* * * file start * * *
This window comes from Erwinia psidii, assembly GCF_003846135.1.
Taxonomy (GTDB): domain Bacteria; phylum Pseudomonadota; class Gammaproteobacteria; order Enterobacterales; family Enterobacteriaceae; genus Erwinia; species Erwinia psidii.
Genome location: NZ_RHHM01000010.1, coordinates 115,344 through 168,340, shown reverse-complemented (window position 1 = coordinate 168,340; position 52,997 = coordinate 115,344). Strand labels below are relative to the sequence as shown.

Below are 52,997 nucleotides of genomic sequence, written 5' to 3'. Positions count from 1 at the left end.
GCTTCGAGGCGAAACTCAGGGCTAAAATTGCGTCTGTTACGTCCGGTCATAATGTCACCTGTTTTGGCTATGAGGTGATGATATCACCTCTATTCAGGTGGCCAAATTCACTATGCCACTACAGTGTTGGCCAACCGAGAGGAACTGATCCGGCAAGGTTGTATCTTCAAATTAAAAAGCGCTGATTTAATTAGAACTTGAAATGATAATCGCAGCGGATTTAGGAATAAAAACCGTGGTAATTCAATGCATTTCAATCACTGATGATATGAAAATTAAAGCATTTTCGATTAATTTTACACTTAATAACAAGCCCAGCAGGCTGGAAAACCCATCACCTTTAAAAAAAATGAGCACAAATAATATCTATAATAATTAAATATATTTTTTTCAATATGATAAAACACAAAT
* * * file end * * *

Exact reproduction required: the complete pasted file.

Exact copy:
This window comes from Erwinia psidii, assembly GCF_003846135.1.
Taxonomy (GTDB): domain Bacteria; phylum Pseudomonadota; class Gammaproteobacteria; order Enterobacterales; family Enterobacteriaceae; genus Erwinia; species Erwinia psidii.
Genome location: NZ_RHHM01000010.1, coordinates 115,344 through 168,340, shown reverse-complemented (window position 1 = coordinate 168,340; position 52,997 = coordinate 115,344). Strand labels below are relative to the sequence as shown.

Below are 52,997 nucleotides of genomic sequence, written 5' to 3'. Positions count from 1 at the left end.
GCTTCGAGGCGAAACTCAGGGCTAAAATTGCGTCTGTTACGTCCGGTCATAATGTCACCTGTTTTGGCTATGAGGTGATGATATCACCTCTATTCAGGTGGCCAAATTCACTATGCCACTACAGTGTTGGCCAACCGAGAGGAACTGATCCGGCAAGGTTGTATCTTCAAATTAAAAAGCGCTGATTTAATTAGAACTTGAAATGATAATCGCAGCGGATTTAGGAATAAAAACCGTGGTAATTCAATGCATTTCAATCACTGATGATATGAAAATTAAAGCATTTTCGATTAATTTTACACTTAATAACAAGCCCAGCAGGCTGGAAAACCCATCACCTTTAAAAAAAATGAGCACAAATAATATCTATAATAATTAAATATATTTTTTTCAATATGATAAAACACAAAT